Reviews NYCOff-Broadway Published 23 October 2014

4:48 Psychosis

St. Ann's Warehouse ⋄ 16th - 26th October 2014

Doing a number.

Molly Grogan

The British playwright Sarah Kane left one unperformed text after her suicide in 1999. Named for the nighttime hour at which she often woke, 4:48 Psychosis is a powerfully abstract work, a single stream of consciousness that rolls like a wave over her fears and obsessions, breaking on the voices in her head and pulling them, disembodied, into the rip tide of her unrelenting depression. It’s pure emotion but, formally speaking, a blank slate. And so it offers the possibility for the kind of theatrical risk-taking that TR Warszawa has come to embody in Poland and, thanks to the work of directors like Krystian Lupa and Krzysztof Warlikowski, internationally as well.

It’s a surprise therefore to discover such a conventional production of 4:48 Psychosis from Grzegorz Jarzyna, TR Warszawa’s artistic director, as it makes its US premiere this week. Conventional in the sense that Jarzyna has chosen to impose a familiar narrative on Kane’s spiraling litany of anxieties and insecurities.

The production opens on a young woman in soiled looking sweats standing rigidly at a long table. There is a man slouched in a chair next to her, staring into his cellphone. “You don’t need a friend; you need a doctor,” he tells her, after listening to her pleas for attention. Nevertheless, another friend does appear, the woman’s lover, and an erotic wrestling match ensues on the floor, but it ends in recriminations. Her psychiatrist follows, naturally it seems, and wants to know how she cut herself.  Away from his gaze, she will take pills by the handful and her friends will have to sit worriedly in the waiting room when she lands in the hospital. And she will kill herself, of course, in a bloody, naked mess.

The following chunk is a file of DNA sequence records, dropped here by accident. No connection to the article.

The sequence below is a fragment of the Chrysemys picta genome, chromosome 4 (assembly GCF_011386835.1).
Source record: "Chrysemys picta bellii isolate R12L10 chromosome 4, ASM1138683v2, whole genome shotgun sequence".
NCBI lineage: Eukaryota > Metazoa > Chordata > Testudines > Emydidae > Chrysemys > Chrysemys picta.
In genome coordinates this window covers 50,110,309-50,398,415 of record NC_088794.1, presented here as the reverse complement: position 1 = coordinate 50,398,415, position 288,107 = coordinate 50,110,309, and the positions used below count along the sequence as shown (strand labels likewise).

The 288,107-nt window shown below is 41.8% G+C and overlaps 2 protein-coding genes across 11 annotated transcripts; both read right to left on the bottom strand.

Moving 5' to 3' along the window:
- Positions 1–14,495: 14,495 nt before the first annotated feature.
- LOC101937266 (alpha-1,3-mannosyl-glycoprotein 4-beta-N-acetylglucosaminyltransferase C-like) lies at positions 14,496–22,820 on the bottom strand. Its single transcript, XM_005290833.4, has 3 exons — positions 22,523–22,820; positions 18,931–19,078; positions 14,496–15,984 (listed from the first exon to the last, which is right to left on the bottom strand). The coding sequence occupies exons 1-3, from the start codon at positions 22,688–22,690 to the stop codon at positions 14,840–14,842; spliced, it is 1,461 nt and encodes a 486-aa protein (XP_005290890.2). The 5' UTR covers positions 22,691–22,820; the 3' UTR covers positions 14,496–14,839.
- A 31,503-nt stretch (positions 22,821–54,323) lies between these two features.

Kane worked at developing a surreal aesthetic to treat horrific crimes and bestial violence on stage, so this banal realism could be a radical approach to her work. Jarzyna’s vision does not translate, however, into anything perceptibly new in our understanding of Kane’s notoriously difficult oeuvre, except perhaps that despite her violent themes and the reputation she earned from some observers as a monstrous shock-artist, she was just a frightened, angry, depressed woman. Maybe the real revelation here is that this is meant to be a revelation.

The only tip to Kane’s more typically abstracted search for meaning comes in the presence of an 8 year old girl (Olivia Flanders) and an elderly woman (Jadwiga Turek) who shadow actress Magdalena Cielecka, as the anonymous speaker. While she struggles with her final leave-taking of this world, they serve as a reminder both of the journey taken and inexorable mortality. Małgorzata Szczęśniak’s set straddles Jarzyna’s exterior realism and Kane’s interior mirages: a dark plain of emptiness is anchored by a row of restroom sinks set in brilliant green tile and a moving glass wall the characters will move through like a corridor or as if through doors.

Cielecka portrays a woman in the throes of a nervous breakdown, pushing away all who would help her with a desperate determination, as she keeps her gaze fixed on her inevitable destruction. Her tightly controlled performance, which far outshines the bit-parts assigned to the rest of the cast (Lech Lotocki’s concerned therapist and Katarzyna Herman’s petulant lover) finds a raw energy in the coarse blows of the Polish translation.

The devil may be in the detail, but this dissection of Kane’s final days remains moored by its ordinariness. As a suicide note, it is painful viewing. Perhaps that’s all Kane wanted.


Molly Grogan

Molly Grogan covered French and international theater for 20 years in Paris. She has written on theater for The Village Voice and American Theater and managed an Off-Broadway theater company. She is a translator of fiction and non-fiction with a Ph.D. in Francophone postcolonial literature and a Masters in social linguistics.

4:48 Psychosis Show Info


Directed by Grzegorz Jarzyna

Written by Sarah Kane

Cast includes Magdalena Cielecka, Katarzyna Herman, Lech Łotocki, Rafał Maćkowiak, Adam Woronowicz.

Link
Show Details & Tickets

Running Time 60 minutes, no intermission


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